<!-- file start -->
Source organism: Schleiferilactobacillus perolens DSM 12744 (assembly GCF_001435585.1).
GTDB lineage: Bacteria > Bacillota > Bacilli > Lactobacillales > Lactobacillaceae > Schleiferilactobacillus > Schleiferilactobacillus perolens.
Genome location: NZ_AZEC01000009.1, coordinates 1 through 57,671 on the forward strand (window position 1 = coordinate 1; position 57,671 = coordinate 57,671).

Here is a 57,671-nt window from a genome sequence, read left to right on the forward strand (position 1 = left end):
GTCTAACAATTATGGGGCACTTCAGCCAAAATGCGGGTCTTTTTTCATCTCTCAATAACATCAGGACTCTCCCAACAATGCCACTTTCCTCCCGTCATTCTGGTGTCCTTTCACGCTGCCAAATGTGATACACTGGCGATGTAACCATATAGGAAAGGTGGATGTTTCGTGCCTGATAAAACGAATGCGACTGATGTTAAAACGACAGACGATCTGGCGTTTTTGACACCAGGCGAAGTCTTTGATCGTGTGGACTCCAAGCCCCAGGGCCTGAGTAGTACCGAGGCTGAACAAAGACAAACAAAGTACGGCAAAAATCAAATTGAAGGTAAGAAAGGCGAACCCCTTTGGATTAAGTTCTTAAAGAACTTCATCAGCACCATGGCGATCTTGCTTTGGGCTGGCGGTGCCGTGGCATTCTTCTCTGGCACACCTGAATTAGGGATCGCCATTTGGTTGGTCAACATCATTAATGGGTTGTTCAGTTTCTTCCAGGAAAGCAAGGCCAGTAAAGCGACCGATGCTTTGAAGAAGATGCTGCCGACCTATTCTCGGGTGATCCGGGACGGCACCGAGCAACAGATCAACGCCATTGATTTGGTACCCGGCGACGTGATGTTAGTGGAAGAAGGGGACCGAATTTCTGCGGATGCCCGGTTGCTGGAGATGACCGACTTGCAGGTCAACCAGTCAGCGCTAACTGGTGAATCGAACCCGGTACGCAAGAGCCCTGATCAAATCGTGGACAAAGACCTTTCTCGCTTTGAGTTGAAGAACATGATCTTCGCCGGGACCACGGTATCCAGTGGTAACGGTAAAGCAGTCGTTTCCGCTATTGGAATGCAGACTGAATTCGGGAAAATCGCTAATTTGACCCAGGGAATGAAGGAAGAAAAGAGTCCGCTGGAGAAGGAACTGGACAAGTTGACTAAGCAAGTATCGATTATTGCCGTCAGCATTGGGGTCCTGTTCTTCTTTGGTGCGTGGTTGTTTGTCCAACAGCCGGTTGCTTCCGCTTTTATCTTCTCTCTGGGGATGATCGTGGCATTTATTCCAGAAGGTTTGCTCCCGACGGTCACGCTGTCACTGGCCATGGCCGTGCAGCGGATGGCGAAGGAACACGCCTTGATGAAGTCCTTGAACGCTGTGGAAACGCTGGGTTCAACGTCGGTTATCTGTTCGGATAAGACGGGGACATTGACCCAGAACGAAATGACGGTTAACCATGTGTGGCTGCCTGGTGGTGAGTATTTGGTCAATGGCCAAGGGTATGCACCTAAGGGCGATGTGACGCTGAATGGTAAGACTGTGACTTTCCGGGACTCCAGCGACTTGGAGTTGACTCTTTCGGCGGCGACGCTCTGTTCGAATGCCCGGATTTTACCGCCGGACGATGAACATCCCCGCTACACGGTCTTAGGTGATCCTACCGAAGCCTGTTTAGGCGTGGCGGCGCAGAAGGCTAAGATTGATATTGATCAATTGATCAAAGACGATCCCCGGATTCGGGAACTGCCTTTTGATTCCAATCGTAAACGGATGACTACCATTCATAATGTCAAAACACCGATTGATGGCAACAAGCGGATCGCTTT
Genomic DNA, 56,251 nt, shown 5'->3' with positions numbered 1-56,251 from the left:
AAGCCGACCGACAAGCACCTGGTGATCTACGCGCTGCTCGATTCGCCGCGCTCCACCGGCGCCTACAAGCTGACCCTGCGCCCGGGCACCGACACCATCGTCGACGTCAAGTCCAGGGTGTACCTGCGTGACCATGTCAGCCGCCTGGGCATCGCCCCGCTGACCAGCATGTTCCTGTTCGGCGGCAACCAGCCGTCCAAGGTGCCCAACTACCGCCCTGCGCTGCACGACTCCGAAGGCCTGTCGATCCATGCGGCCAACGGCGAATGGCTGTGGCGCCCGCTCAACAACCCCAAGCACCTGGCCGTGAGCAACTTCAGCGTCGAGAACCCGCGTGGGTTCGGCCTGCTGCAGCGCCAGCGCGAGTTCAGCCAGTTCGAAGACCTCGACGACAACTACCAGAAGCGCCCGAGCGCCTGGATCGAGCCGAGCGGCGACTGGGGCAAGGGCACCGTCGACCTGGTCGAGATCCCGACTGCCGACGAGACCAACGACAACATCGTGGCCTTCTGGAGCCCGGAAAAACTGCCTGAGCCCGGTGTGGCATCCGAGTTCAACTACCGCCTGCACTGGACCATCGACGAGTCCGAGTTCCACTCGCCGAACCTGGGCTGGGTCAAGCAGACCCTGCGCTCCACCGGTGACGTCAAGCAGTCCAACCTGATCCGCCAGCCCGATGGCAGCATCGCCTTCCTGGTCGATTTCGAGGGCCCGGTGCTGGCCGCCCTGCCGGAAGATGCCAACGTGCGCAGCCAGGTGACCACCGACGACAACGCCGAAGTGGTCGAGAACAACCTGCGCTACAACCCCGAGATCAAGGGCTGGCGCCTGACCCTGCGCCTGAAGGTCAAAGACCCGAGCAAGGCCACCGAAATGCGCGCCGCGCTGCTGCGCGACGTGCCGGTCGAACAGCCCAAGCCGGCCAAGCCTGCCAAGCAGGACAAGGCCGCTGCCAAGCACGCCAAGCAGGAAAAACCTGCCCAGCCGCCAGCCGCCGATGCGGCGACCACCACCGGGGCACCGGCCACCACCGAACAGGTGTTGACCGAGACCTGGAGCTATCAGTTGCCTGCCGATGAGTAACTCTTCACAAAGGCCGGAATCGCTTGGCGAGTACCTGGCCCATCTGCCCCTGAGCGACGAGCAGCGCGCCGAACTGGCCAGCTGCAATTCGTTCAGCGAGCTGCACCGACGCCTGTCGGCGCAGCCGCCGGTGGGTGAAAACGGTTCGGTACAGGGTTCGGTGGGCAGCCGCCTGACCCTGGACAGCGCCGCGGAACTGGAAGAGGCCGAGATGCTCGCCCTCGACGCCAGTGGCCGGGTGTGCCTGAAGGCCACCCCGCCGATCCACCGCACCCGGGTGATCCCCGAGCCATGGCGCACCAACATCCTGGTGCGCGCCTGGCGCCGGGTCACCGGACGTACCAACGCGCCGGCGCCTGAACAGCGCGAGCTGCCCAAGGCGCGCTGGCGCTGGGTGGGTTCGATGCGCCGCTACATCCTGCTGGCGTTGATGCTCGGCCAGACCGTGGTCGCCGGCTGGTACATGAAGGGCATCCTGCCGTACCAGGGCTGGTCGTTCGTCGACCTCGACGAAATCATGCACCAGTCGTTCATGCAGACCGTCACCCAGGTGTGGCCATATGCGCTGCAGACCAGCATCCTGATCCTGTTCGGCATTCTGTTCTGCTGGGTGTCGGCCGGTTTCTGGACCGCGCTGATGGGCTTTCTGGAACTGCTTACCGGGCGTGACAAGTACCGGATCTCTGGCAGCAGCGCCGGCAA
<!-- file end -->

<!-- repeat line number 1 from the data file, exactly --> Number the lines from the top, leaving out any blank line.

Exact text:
Source organism: Schleiferilactobacillus perolens DSM 12744 (assembly GCF_001435585.1).